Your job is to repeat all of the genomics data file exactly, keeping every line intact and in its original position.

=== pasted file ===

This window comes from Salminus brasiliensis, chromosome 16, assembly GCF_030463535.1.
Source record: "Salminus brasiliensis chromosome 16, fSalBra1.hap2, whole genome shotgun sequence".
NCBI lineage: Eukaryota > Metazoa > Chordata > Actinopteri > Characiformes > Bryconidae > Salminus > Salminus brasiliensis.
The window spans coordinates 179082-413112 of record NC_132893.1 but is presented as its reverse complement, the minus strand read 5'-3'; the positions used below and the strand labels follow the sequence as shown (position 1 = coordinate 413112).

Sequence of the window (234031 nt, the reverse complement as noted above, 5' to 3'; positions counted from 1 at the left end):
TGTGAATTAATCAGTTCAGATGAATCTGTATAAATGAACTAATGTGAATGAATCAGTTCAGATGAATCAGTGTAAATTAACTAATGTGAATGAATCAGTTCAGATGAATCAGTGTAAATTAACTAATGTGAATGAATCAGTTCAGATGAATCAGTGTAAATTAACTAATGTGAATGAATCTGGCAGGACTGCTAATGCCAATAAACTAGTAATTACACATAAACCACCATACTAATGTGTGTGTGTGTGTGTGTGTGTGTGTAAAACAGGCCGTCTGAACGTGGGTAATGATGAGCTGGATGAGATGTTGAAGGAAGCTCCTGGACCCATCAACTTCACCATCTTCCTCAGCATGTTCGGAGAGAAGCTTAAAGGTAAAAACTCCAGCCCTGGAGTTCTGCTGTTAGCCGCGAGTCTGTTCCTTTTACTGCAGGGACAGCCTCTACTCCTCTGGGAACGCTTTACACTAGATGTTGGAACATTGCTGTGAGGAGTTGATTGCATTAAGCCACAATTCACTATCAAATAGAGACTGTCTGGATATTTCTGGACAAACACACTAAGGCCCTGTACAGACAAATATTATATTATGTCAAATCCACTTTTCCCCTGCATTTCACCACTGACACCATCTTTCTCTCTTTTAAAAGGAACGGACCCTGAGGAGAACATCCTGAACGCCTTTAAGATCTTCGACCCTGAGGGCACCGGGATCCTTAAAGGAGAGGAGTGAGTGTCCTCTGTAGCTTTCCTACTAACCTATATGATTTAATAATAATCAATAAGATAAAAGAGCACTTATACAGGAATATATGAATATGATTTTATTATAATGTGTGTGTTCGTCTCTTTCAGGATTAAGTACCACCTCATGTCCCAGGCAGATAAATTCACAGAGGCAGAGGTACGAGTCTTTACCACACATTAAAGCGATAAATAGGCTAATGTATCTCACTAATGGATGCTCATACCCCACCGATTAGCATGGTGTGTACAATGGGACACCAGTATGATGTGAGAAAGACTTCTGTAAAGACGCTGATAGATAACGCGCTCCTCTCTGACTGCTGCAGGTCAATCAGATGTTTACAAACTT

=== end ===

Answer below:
This window comes from Salminus brasiliensis, chromosome 16, assembly GCF_030463535.1.
Source record: "Salminus brasiliensis chromosome 16, fSalBra1.hap2, whole genome shotgun sequence".
NCBI lineage: Eukaryota > Metazoa > Chordata > Actinopteri > Characiformes > Bryconidae > Salminus > Salminus brasiliensis.
The window spans coordinates 179082-413112 of record NC_132893.1 but is presented as its reverse complement, the minus strand read 5'-3'; the positions used below and the strand labels follow the sequence as shown (position 1 = coordinate 413112).

Sequence of the window (234031 nt, the reverse complement as noted above, 5' to 3'; positions counted from 1 at the left end):
TGTGAATTAATCAGTTCAGATGAATCTGTATAAATGAACTAATGTGAATGAATCAGTTCAGATGAATCAGTGTAAATTAACTAATGTGAATGAATCAGTTCAGATGAATCAGTGTAAATTAACTAATGTGAATGAATCAGTTCAGATGAATCAGTGTAAATTAACTAATGTGAATGAATCTGGCAGGACTGCTAATGCCAATAAACTAGTAATTACACATAAACCACCATACTAATGTGTGTGTGTGTGTGTGTGTGTGTGTAAAACAGGCCGTCTGAACGTGGGTAATGATGAGCTGGATGAGATGTTGAAGGAAGCTCCTGGACCCATCAACTTCACCATCTTCCTCAGCATGTTCGGAGAGAAGCTTAAAGGTAAAAACTCCAGCCCTGGAGTTCTGCTGTTAGCCGCGAGTCTGTTCCTTTTACTGCAGGGACAGCCTCTACTCCTCTGGGAACGCTTTACACTAGATGTTGGAACATTGCTGTGAGGAGTTGATTGCATTAAGCCACAATTCACTATCAAATAGAGACTGTCTGGATATTTCTGGACAAACACACTAAGGCCCTGTACAGACAAATATTATATTATGTCAAATCCACTTTTCCCCTGCATTTCACCACTGACACCATCTTTCTCTCTTTTAAAAGGAACGGACCCTGAGGAGAACATCCTGAACGCCTTTAAGATCTTCGACCCTGAGGGCACCGGGATCCTTAAAGGAGAGGAGTGAGTGTCCTCTGTAGCTTTCCTACTAACCTATATGATTTAATAATAATCAATAAGATAAAAGAGCACTTATACAGGAATATATGAATATGATTTTATTATAATGTGTGTGTTCGTCTCTTTCAGGATTAAGTACCACCTCATGTCCCAGGCAGATAAATTCACAGAGGCAGAGGTACGAGTCTTTACCACACATTAAAGCGATAAATAGGCTAATGTATCTCACTAATGGATGCTCATACCCCACCGATTAGCATGGTGTGTACAATGGGACACCAGTATGATGTGAGAAAGACTTCTGTAAAGACGCTGATAGATAACGCGCTCCTCTCTGACTGCTGCAGGTCAATCAGATGTTTACAAACTT